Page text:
Why the national debt is about to increase by £30bn

The ONS's decision to reclassify Network Rail as a public sector body is a headache for Osborne.

George Osborne was finally able to boast of improved borrowing forecasts in the Autumn Statement (even if this year's deficit, at £111bn, is still £51bn higher than expected in 2010) but the national debt will soon be £30bn larger. Painfully for the Tories, the increase is due to new EU accounting rules, which have forced the ONS to reclassify the state-owned Network Rail as a public sector body. Oddly, it had previously been classified as a private body despite having no shareholders. 

As a result of the change, Network Rail's current liabilities of £30bn (2% of GDP) will appear on the national accounts for the first time from 1 September 2014. That will make it even harder for Osborne to meet his target of reducing debt as a share of GDP by 2015-16 (already pushed back to 2016-17), with the level now forecast to peak at 82%. The change is also expected to increase annual borrowing by an average of 0.2% from now on. 

Another consequence is that ministers are now responsible for approving bonus payments to the body's executives and for other financial decisions. With five bosses set to receive £2m if performance targets are met, this is likely to become a matter of political controversy in the future. Labour MP Tom Harris tweeted earlier: "Now that Network Rail debt is officially govt debt, no excuse for ministerial "hands off" approach. 1st casualty should be directors bonuses". 

George Osborne during a visit to AW Hainsworth and Sons in Leeds. Photograph: Getty Images.

George Eaton is political editor of the New Statesman.

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Hillary Clinton can take down the Donald Trump bogeyman - but she's up against the real thing

Donald Trump still has time to transform. 

Eight years later than hoped, Hillary Clinton finally ascended to the stage at the Democratic National Convention and accepted the nomination for President. 

Like her cheerleaders, the Obamas, she was strongest when addressing the invisible bogeyman - her rival for President, Donald Trump. 

Clinton looked the commander in chief when she dissed The Donald's claims to expertise on terrorism. 

Now Donald Trump says, and this is a quote, "I know more about ISIS than the generals do"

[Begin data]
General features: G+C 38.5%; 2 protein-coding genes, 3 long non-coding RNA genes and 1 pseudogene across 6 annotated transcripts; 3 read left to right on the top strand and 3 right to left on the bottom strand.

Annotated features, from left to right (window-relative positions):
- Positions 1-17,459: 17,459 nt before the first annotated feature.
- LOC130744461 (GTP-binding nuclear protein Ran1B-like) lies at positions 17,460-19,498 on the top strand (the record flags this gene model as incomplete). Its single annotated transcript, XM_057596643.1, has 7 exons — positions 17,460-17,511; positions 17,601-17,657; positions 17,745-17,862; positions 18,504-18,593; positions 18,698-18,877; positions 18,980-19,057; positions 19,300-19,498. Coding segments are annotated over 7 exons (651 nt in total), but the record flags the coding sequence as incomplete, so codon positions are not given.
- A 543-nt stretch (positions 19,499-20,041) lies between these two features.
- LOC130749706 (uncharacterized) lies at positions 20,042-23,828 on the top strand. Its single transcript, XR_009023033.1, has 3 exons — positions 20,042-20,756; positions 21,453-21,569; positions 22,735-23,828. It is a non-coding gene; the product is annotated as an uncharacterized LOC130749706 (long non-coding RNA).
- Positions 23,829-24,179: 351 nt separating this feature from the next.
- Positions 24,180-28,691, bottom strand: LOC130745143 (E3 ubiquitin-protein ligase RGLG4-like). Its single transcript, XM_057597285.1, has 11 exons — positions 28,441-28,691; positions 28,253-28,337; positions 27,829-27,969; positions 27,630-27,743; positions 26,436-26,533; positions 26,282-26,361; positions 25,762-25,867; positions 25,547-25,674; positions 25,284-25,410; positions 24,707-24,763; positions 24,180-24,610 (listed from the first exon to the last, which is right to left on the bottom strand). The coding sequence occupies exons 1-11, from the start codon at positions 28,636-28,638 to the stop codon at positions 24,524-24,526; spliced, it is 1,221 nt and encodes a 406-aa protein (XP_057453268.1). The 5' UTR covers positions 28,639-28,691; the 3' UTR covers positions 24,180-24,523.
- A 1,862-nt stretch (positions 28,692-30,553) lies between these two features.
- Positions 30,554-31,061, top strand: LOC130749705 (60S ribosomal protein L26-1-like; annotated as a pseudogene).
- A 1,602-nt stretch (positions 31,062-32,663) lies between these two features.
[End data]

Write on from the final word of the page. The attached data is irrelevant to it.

No, Donald, you don't.

He thinks that he knows more than our military because he claimed our armed forces are "a disaster."

Well, I've had the privilege to work closely with our troops and our veterans for many years.

Trump boasted that he alone could fix America. "Isn't he forgetting?" she asked:

Troops on the front lines. Police officers and fire fighters who run toward danger. Doctors and nurses who care for us. Teachers who change lives. Entrepreneurs who see possibilities in every problem.

Clinton's message was clear: I'm a team player. She praised supporters of her former rival for the nomination, Bernie Sanders, and concluded her takedown of Trump's ability as a fixer by declaring: "Americans don't say: 'I alone can fix it.' We say: 'We'll fix it together.'"

Being the opposite of Trump suits Clinton. As she acknowledged in her speech, she is not a natural public performer. But her cool, policy-packed speech served as a rebuke to Trump. She is most convincing when serious, and luckily that sets her apart from her rival. 

The Trump in the room with her at the convention was a boorish caricature, a man who describes women as pigs. "There is no other Donald Trump," she said. "This is it."

Clinton and her supporters are right to focus on personality. When it comes to the nuclear button, most fair-minded people on both left and right would prefer to give the decision to a rational, experienced character over one who enjoys a good explosion. 

But the fact is, outside of the convention arena, Trump still controls the narrative on Trump.

Trump has previously stated clearly his aim to "pivot" to the centre. He has declared that he can change "to anything I want to change to".  In his own speech, Trump forewent his usual diatribe for statistics about African-American children in poverty. He talked about embracing "crying mothers", "laid-off factory workers" and making sure "all of our kids are treated equally". His wife Melania opted for a speech so mainstream it was said to be borrowed from Michelle Obama. 

His personal attacks have also narrowed. Where once his Twitter feed was spattered with references to "lying Ted Cruz" and "little Marco Rubio", now the bile is focused on one person: "crooked Hillary Clinton". Just as Clinton defines herself against a caricature of him, so Trump is defining himself against one of her. 

Trump may not be able to maintain a more moderate image - at a press conference after his speech, he lashed out at his former rival, Ted Cruz. But if he can tone down his rhetoric until November, he will no longer be the bogeyman Clinton can shine so brilliantly against.